Restoring Brazil’s rainforests isn’t just about carbon and trees — it’s about peopleApril 22, 2021 | By Miguel Moraes
Last year, wildfires swept through protected areas in Brazil’s rainforests, burning trees, wild animals, and plants precious to the people who lives there. As of March, deforestation reached a new record high. Almost 20% of the Amazon rainforest has disappeared since the 1970s. Last year, deforestation exceeded 2.47 million acres.
We are now in a do-or-die moment when it comes to protecting this precious ecosystem.
Brazil is a large country spanning 3.2 million square miles, and with that comes plenty of biodiversity. The rich way the climate, plants, animals and people are tied to the land has always given me a sense of purpose. I am a plant ecologist who has spent a lot of time carrying out plant inventories deep in the Amazon, each field trip making me fall a little more in love with it. When you are out there, living the intimate connection between people and nature, you can feel in your guts that nothing will be the same for you. It is a deep, life-changing experience.
Conservation International Brazil's Miguel Moraes with his wife on the Gregorio River in the western state of Acre after a visit with the Yawanawá, an indigenous people working to preserve their connection to nature. (Photo courtesy of Miguel Moraes)
The Amazon rainforest, the world’s largest, crosses nine countries, but 60% of the once-lush jungle land is within Brazil’s borders. Deforestation in the Brazilian Amazon is mostly related to illegal activities, including timber extraction, mining, land grabbing, and territorial invasions.
The scientific evidence is telling us that these activities are putting us in a dangerous spot. The Amazon is nearing a tipping point, in which rising temperatures could flip it to a savannah-like ecosystem, with fewer trees, large grasslands, and a dry climate. Many species that were used to the Amazon’s moist conditions are struggling to survive.
If we continue on this path, the forest will lose its capacity to sequester carbon, causing it to start dumping huge amounts of carbon into the air. If the Amazon starts spewing large amounts of carbon into the air, this will make the world’s carbon emissions problem exponentially worse. Not only we would compromise nature’s capacity to self-regulate, but also nature’s capacity to regenerate.
Then there’s the impact on agriculture, which both feeds people and provides an opportunity for farmers to earn a living. Much of South America’s hydrological cycle — how water is transferred through soil, rocks, and the atmosphere — depends on the Amazon’s humidity.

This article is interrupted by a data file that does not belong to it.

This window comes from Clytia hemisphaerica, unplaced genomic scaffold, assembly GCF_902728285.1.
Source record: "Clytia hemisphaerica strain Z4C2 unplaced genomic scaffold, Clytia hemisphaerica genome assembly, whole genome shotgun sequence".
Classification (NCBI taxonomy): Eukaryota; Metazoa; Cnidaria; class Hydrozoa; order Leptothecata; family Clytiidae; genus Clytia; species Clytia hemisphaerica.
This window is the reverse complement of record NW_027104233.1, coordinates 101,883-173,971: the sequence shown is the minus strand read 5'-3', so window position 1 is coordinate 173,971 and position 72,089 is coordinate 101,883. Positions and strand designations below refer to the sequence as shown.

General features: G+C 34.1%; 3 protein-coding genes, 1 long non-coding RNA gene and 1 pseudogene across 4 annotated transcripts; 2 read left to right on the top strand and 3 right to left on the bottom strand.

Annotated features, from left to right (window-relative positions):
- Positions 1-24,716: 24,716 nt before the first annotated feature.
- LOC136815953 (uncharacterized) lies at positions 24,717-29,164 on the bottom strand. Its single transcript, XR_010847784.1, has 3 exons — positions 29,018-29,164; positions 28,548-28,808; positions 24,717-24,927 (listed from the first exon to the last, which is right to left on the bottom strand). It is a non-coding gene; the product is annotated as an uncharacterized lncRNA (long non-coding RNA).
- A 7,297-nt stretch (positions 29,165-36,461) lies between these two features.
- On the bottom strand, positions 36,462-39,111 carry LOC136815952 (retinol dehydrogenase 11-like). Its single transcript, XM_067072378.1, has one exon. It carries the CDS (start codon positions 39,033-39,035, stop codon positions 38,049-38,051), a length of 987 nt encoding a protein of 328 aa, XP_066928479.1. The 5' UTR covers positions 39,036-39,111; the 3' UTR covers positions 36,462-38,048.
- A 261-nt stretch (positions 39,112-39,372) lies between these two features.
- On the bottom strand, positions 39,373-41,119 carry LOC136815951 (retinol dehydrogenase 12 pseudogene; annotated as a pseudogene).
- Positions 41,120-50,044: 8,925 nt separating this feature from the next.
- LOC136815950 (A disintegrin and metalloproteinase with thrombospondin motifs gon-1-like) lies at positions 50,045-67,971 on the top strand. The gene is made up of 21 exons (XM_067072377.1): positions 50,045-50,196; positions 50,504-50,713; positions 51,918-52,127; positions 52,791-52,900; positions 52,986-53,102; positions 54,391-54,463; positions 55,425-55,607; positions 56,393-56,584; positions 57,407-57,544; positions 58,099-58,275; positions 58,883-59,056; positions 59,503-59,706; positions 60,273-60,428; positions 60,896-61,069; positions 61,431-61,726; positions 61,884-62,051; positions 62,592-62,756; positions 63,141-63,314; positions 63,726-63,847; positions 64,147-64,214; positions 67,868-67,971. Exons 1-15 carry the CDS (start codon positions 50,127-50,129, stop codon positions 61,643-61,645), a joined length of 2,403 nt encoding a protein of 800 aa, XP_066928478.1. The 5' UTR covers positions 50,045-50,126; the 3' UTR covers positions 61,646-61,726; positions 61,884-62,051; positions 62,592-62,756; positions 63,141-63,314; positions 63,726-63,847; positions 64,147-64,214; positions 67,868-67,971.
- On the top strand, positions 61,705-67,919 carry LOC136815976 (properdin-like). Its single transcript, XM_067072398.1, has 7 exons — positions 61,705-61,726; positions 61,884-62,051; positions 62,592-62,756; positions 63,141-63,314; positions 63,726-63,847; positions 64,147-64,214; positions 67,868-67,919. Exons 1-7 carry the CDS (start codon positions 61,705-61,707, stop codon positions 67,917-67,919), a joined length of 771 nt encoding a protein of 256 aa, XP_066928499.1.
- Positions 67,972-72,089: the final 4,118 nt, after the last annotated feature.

A view of Bahia's Monte Pascoal, in the coastal Atlantic Forest. Deforestation threatens the rainforests of Brazil, reducing its capacity to sequester carbon and worsening the world's carbon emissions problem. (Photo credit: Flavio Forner/Conservation International )
For the indigenous people of the Amazon, the territorial invasions and illegal activities have led to food insecurity, disease and power disputes. In the long term, they led to cultural erosion. As traditions are crushed, cultural identities are lost. Traditional languages and songs are forgotten. Gradually, values and beliefs are influenced. There is a rupture of the fundamental relationship between people and nature.
The severity of the problem is real, and time is of the essence. As of today, there’s no technology that could act as a substitute for the rainforest. That’s why conservation and reforestation efforts, including the Priceless Planet Coalition, are so critically important.
Launched by Mastercard in January 2020 with my colleagues at Conservation International and World Resources Institute, the Priceless Planet Coalition unites the efforts of consumers, financial institutions, merchants and cities to fight climate change through the restoration of 100 million trees over five years.
I’m excited that many of those trees will grow in Brazil, in the Amazon and in the Atlantic rainforests. In the short term, these trees will transform degraded land into regenerating ecosystems. In the long term, the benefits will be felt by every person, plant and animal connected to these rainforests.
The farming technique known as muvuca involves planting a large mixture of seeds to yield native plants, restoring the soil of degraded areas and growing diverse forests. Here, workers prepare seeds for a muvuca spreading at a restoration site outside Xingu Indigenous Park in the state of Mato Grosso, in west central Brazil. (Photo credit: Inaê Brandão/Conservation International)
Once, a Yawanawá leader told me that she led her village in a quest for identity. She realized that they would never be anything else but indigenous and their only pathway was to reconnect with nature — to once again establish an intimate relationship with the forest that has influenced their culture for centuries.
That’s why, within our restoration plan, we also included 17 native species that can serve as food, medicine or religious ornaments for locals. You’re probably familiar with at least a few of them, including the cocoa tree, Brazil nut and acai. By protecting these plants, the forest will be serving the needs — physical and spiritual — of surrounding communities while safeguarding the biodiversity that serves everyone on this planet.